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The Do’s and Don’ts of a Total Loss

If you’ve been in a severe enough car accident, you may have been told your car was a total loss. This mainly means that it would cost more to repair your car than it would to replace it. The insurance company, either yours if you were at fault and had collisions insurance, or the at fault parties insurance company, will try to negotiate a settlement with you for the value of your vehicle. When negotiating the claim with your adjuster, there are some do’s and don’ts you should follow to get the maximum settlement.

Do take your own photos of your vehicle damage as soon as possible after the loss. Document any of your pre existing damage, as this damage will be used to decrease the value of your settlement. Make sure you check everything, as sometimes damage caused by the accident may be accidentally classified as pre existing and you will want to be able to argue those points. Get everything, interior, exterior, right down to the tread on your tires. That way, when they try to cut $50 off the top because your tires were worn, you can point to your photos that show the tread was within guidelines.

Do your own research on what your vehicle is worth and ask to see the insurance company’s research as well.  NADA guides is a good place to start as you can get a reasonable value on what your car is worth and it can help you find a new car as well. Don’t do your research on sites like Kelly Bluebook or dealership sites. These vehicle values usually include a high vehicle markup that the insurance company won’t consider in the valuation of your vehicle.

Don’t forget about your personal property damage. Check everything in the vehicle following an accident. Were any of your personal items, from your laptop computer, to the glasses on your face, damaged in the accident? Document the damage and find your receipts for the items as soon as possible. The longer you wait to file a claim for your personal property, the harder it will be to prove it was damaged in the accident.

Do ask about vehicle tax reimbursement or registration expenses when settling your claim. Some states will allow you to claim this, and some states require that this be considered. You want to make sure you are getting everything you are entitled to under your state’s laws.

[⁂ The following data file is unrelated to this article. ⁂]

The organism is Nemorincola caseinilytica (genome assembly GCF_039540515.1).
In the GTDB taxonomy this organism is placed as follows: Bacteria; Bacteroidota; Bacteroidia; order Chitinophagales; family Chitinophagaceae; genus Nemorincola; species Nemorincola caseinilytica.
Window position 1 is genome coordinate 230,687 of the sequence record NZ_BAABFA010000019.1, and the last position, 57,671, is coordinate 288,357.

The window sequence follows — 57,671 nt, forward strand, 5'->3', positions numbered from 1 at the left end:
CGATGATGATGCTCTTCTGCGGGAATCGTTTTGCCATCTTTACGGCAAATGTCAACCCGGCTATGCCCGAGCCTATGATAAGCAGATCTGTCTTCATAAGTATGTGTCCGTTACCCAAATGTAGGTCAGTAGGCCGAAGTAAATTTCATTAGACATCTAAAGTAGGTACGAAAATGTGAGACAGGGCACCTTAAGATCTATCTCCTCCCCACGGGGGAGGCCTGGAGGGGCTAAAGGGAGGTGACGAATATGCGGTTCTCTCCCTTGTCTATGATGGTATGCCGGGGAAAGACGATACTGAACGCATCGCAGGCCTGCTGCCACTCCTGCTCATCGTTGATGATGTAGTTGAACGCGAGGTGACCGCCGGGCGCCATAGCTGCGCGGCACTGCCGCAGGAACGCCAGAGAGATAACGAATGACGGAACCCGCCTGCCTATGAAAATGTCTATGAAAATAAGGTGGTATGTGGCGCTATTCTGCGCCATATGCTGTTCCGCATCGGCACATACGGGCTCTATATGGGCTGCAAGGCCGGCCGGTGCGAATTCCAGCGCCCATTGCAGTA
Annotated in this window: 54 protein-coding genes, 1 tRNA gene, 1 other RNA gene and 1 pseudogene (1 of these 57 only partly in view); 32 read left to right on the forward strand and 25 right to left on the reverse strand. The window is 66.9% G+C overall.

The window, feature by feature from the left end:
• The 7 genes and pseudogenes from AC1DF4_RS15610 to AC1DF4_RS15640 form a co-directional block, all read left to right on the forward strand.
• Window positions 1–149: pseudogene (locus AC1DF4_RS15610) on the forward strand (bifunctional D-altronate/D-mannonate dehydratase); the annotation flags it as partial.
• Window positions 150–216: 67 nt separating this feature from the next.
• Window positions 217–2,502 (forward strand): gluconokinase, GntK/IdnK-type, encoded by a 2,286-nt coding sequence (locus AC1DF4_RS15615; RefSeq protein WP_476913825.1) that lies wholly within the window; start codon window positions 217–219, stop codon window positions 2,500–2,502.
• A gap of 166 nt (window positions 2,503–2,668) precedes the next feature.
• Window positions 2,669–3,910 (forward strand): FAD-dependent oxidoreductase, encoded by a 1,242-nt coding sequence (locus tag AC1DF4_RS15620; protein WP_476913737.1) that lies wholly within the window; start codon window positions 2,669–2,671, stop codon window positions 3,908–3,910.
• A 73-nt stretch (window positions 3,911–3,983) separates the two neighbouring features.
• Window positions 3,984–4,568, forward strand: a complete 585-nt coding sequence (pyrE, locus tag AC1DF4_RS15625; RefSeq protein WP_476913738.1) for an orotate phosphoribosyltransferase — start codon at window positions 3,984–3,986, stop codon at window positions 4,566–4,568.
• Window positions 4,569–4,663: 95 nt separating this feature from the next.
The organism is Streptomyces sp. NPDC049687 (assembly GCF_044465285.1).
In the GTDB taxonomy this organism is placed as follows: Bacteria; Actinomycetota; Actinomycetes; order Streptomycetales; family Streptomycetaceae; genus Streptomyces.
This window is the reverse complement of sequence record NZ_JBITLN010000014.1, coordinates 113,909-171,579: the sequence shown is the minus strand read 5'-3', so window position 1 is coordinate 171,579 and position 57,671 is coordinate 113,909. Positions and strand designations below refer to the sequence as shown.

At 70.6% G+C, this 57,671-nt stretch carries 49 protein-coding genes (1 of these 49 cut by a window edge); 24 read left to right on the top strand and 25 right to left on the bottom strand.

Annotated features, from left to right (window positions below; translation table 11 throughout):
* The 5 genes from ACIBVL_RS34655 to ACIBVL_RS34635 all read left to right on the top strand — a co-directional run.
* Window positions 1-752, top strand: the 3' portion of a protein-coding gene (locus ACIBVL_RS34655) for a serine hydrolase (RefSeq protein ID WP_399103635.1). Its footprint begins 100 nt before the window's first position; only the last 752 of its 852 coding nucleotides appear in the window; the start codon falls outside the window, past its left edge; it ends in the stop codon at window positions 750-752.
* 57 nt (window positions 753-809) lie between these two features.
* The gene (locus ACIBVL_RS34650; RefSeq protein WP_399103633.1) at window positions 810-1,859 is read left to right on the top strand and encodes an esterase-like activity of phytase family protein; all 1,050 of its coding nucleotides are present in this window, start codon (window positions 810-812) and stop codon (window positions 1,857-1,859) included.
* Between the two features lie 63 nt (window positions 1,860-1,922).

Don’t immediately allow the insurance company to keep the car. Ask for figures where you retain salvage as well. If you know someone who works in the salvage business, you may be able to obtain more salvaging your own vehicle then allowing the insurance company to keep it. You are always entitled to retain ownership of your vehicle; however, you will probably not be able to register it for road use again.

Do turn over any documentation or receipts of recent work or improvements you had done to the vehicle. General maintenance works usually won’t be considered, but having just bought four new tires or added cosmetic upgrade might. Your best bet is to turn over any receipt for service you have had to the vehicle in the past 6 months and let the insurance company determine if it should be covered.

Don’t forget to ask about loss of use. Some states require it, some states don’t, and some states allow it but don’t require the insurance company to offer it. Loss of use occurs as a result of your vehicle being non drivable. It is usually the equivalent of the rental rate for a comparable car times the days you were without a car through the settlement offer.  This can add up quickly, especially if you are having a long drawn out settlement.

Do have realistic expectations of what your vehicle is worth. You are not going to get a settlement equal to the value of a brand new car. It is the insurance company’s obligation to ‘make you whole’ for the accident, not see you come off better for having had it. Sentimental value or the frustration of dealing with the process are not compensable damages. They are just part of life and they happen to all of us.

The total loss of a vehicle can be a frustrating, time consuming process. However, by knowing what to expect up front, and knowing what questions to ask, the process will go much smoother. If you stay calm, organized and efficient, you will be able to increase you settlement for the maximum value of your vehicle.

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